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DVD Review: Tropic Thunder: 2-Disc Unrated Director’s Cut

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One of the most raucously hilarious comedies of the year stands tall on DVD with the Tropic Thunder: 2-Disc Unrated Director’s Cut. Loaded with features that provide insight and entertainment, this is one DVD set that is well worth the purchase price.

Tropic Thunder comes off like a sort of Hearts of Darkness riff. Built around the idea of dense actors set to make the ultimate Vietnam War movie, Ben Stiller’s movie is a barbed look at the “Hollywoodizing” of war. Everything in the film industry is given a look under Stiller’s unremitting eye, from narcissistic and oblivious actors to preposterous trailers and product placements. Nothing is sacred and nothing is safe.

Stiller stars as flagging action hero Tugg Speedman, the highest-grossing action star on the planet. His status is deteriorating, however, and his last several movies have bombed. Tugg is one of several actors enlisted by director Damien Cockburn (Steve Coogan in an uproarious turn) to create the definitive war movie. Along with Speedman, rap star Alpa Chino (Brandon T. Jackson), drug-addicted comic Jeff Portnoy (Jack Black), character actor Kevin Sandusky (Jay Baruchel), and five-time Oscar winner Kirk Lazarus (Robert Downey Jr.) are dispatched to make the film.

Cockburn is having a hell of a time controlling the egos of his actors, unfortunately, and the movie is way over budget and way behind schedule. This prompts studio exec Les Grossman (Tom Cruise) to push the director to get his shit together and get things back on schedule. With a plan in motion to get some “real emotion” out of the actors, Cockburn teams with the author of the book the film is based on, Four Leaf Tayback (Nick Nolte) to drop the guys in the middle of nowhere and shoot the results. Soon, however, the ignorant actors find themselves facing off against a real adversary.

At the heart of Tropic Thunder are the remarkable characters, each one drawn from a possible real-life counterpart with delectable parody and humour. Downey Jr. is absolutely astounding as Lazarus (there have even been some rumours about a possible supporting actor Oscar for his performance), an actor who is so dedicated to his role that he undergoes a skin pigmentation process to become the African American character he will play in the film. He stays in character at all times, even when things go terribly wrong.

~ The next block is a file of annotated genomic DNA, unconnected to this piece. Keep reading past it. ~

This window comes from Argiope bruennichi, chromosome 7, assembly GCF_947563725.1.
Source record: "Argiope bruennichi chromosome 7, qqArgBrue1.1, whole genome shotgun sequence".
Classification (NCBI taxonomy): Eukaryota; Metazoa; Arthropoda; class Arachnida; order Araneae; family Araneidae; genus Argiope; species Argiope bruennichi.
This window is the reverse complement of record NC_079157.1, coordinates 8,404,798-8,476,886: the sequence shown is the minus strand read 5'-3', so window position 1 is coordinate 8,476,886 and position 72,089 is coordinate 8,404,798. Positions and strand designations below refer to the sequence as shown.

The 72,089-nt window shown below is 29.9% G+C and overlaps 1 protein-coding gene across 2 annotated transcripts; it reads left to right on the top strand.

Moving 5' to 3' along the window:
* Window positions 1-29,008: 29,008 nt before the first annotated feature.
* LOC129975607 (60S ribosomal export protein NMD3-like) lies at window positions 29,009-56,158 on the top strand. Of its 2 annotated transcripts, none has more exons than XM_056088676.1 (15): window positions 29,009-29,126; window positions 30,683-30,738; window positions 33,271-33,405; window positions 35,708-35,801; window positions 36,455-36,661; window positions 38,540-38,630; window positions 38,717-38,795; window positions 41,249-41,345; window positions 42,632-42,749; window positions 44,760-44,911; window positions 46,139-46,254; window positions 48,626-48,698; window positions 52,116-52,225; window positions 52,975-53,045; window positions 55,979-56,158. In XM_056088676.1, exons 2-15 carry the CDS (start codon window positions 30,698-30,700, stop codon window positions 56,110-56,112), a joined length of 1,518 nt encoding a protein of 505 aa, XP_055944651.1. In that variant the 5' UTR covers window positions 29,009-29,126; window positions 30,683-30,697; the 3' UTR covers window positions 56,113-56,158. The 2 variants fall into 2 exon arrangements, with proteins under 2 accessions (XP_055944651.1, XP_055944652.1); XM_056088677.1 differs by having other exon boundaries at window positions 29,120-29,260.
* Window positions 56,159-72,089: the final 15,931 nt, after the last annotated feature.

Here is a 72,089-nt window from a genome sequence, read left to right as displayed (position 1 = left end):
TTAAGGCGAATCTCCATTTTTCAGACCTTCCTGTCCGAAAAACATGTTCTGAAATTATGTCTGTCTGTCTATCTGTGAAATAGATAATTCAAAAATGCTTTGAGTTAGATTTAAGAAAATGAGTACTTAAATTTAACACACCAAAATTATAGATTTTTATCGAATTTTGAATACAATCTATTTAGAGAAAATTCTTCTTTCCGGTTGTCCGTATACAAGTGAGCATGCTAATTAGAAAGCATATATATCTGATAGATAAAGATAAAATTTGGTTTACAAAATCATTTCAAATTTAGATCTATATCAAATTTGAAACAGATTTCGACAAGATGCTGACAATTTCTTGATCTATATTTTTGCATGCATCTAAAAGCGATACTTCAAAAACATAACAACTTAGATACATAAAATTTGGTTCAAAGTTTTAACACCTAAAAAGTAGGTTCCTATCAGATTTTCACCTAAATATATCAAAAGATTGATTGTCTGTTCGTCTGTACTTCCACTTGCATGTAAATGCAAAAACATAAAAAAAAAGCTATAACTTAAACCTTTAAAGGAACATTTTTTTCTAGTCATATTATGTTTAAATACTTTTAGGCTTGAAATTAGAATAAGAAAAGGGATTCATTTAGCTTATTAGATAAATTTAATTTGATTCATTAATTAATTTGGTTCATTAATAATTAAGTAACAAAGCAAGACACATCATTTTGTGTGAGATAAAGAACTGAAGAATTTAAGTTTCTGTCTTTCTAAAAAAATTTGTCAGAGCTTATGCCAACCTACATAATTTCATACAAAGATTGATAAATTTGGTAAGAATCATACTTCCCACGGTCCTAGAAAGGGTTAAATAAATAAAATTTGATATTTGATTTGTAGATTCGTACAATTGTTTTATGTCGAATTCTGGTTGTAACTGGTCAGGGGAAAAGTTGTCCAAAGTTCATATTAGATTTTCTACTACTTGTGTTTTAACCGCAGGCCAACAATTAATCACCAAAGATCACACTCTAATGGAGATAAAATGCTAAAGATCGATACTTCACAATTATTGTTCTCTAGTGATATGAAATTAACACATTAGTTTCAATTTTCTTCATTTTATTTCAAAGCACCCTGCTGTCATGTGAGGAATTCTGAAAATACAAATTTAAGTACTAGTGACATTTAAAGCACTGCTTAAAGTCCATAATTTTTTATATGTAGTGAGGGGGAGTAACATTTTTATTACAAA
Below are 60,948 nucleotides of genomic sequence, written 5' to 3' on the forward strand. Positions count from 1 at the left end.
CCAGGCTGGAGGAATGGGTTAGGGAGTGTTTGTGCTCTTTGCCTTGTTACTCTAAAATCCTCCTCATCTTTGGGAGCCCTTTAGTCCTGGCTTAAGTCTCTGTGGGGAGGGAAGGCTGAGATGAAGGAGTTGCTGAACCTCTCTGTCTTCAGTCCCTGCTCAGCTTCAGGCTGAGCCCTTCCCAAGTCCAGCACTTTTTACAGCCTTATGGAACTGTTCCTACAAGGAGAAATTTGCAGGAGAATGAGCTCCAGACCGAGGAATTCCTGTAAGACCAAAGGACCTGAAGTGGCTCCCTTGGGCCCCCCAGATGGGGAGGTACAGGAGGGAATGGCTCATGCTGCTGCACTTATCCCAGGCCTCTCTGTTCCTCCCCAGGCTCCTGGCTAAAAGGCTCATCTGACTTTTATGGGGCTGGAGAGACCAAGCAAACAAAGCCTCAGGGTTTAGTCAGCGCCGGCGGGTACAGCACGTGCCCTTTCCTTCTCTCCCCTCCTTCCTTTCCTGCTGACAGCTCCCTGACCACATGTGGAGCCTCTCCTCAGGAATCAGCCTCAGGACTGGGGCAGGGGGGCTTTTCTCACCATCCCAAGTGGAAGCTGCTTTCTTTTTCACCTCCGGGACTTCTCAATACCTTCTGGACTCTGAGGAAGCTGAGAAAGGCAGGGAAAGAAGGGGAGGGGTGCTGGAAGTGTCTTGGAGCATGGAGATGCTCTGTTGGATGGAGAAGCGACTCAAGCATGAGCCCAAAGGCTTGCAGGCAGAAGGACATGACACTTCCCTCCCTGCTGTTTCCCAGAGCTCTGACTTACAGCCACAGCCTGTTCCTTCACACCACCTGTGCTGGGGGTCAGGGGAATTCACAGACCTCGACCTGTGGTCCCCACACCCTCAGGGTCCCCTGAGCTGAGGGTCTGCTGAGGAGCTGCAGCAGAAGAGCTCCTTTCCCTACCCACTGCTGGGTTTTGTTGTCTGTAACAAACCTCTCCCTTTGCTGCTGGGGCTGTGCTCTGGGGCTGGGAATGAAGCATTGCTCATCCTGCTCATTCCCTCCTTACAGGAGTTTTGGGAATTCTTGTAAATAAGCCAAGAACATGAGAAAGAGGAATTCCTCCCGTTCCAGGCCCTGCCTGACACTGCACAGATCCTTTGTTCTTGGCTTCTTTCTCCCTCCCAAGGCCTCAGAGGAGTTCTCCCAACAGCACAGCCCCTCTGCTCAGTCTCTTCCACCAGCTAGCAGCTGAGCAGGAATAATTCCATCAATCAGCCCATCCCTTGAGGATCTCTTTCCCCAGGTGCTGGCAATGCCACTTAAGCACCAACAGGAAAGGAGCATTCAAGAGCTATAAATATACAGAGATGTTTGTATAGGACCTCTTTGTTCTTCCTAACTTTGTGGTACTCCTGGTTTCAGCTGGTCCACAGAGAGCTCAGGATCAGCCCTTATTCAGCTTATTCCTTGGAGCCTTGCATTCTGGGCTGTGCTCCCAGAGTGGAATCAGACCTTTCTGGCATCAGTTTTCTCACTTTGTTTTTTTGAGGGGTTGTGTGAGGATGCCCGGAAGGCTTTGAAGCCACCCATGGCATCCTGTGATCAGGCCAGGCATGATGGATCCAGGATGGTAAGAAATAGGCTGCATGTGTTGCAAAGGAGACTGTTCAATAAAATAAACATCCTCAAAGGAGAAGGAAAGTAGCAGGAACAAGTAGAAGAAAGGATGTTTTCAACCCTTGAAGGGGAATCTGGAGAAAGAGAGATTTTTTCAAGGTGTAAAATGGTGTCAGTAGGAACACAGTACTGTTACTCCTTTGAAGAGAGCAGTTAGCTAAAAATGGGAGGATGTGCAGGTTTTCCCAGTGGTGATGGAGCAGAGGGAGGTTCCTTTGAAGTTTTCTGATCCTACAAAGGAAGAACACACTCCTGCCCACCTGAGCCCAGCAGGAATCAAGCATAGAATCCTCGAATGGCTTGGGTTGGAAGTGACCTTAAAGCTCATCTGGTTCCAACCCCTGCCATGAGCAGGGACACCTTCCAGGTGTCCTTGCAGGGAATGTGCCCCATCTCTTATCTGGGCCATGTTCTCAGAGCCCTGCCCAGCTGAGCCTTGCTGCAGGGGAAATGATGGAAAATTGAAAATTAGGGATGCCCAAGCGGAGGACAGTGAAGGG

Speedman is another marvellous character and Stiller does really well here. As a failing action star with one silly sequel after another, the anticipated war epic is his ticket to a better place. It is also his last shot, as his attempt at serious drama in an I Am Sam-esque film called Simple Jack went unpleasantly askew. It is this stab at drama that generates one of the most hilarious and decisive sequences in the film, as Speedman and Lazarus examine the principles behind playing mentally-challenged characters.

In a classic case of “missing the point,” several disability “advocacy” groups chimed in about the faux film Simple Jack. With concerns over how the movie portrayed mental retardation and allegations of “hate speech” despite the characters being fictional and intended for satirical purposes, many groups boycotted Tropic Thunder. The condemnation misses the intrinsic point that it is not handicapped individuals that are the targets of parody here, but rather the ignorant performers doing anything for critical applause. Amusingly, the DVD includes a PSA from DreamWorks that discourages use of the “R-word.”

As such a satire, Tropic Thunder works wonders. Stiller has assembled a host of characters that are so unaware and so big-headed that they cannot detect between the authentic and the imaginary world of cinema. In essence, this is a movie about self-centered apathy and lack of sensitivity as much as it is a satire of Hollywood archetypes. Stiller, Black, and Downey Jr. have created characters that are simply senseless yet admired worldwide. Call it a Celebration of the Moronic.

The 2-Disc Unrated Director’s Cut unpacks a pair of commentaries on the first disc, the most entertaining of which features Stiller, Black, and Downey Jr. There are some added minutes to the director’s cut, although nothing stood out as all that different from the theatrical version of the picture.

It is the second disc that really brings this set home. Featuring a slew of bonus features that range from behind-the-scenes featurettes to mockumentaries, this is where the set finds its merit. Check out Rain of Madness for a very witty riff on Werner Herzog and a mockumentary that goes behind-the-scenes of the movie within the movie. While the disc contains only a small amount of deleted and extended scenes, they are still worth a look.

An alternate ending offers a slightly altered take on the end of the picture, but “Full Mags” delivers a compelling look at the actors at work in uncensored, unedited chunks of raw footage. Robert Downey Jr.’s scenes with the water buffalo are precious. Also included is the side-splitting Tropic Thunder sketch from the MTV Movie Awards in which Downey Jr., wearing an Iron Man mask, gets to pound on a panda-head-wearing Jack Black.

The Tropic Thunder: 2-Disc Unrated Director’s Cut is a pleasure. Hilarious from start to finish, the film calls back to the politically incorrect craziness of Blazing Saddles. And the bonus features are truly worth a look, so don’t skimp and pick up this one today. Oh, and don't forget the Booty Sweat.

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